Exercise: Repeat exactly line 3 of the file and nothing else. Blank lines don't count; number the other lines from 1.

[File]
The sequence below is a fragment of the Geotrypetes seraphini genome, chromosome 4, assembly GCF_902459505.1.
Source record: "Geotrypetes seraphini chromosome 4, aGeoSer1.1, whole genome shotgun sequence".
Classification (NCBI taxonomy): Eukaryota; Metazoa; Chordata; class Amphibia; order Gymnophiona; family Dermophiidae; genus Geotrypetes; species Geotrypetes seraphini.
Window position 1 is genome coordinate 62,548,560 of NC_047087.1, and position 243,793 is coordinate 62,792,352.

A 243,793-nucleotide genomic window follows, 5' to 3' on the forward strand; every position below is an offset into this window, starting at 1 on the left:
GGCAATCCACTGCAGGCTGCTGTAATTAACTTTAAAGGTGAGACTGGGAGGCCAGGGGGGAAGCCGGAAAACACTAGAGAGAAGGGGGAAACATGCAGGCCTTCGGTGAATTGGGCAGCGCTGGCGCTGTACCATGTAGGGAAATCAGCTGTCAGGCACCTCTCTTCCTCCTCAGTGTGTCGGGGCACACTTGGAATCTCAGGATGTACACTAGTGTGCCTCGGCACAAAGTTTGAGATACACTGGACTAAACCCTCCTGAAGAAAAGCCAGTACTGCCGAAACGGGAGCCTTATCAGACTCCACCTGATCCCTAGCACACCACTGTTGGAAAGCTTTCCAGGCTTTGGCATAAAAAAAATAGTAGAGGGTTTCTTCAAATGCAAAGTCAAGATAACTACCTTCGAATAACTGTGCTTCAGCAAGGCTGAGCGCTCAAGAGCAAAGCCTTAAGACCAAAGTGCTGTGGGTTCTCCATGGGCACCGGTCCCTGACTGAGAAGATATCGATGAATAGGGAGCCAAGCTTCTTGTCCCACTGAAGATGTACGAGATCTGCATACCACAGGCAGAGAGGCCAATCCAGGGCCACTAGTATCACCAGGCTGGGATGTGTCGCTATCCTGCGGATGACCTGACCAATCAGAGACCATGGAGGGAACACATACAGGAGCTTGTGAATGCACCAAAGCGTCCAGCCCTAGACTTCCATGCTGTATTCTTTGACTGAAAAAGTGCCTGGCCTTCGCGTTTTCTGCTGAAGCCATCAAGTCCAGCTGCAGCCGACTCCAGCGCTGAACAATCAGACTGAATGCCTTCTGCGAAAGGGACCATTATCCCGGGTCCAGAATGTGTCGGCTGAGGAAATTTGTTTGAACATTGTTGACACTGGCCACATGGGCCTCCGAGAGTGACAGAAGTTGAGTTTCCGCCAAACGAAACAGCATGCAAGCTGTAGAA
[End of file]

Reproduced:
Classification (NCBI taxonomy): Eukaryota; Metazoa; Chordata; class Amphibia; order Gymnophiona; family Dermophiidae; genus Geotrypetes; species Geotrypetes seraphini.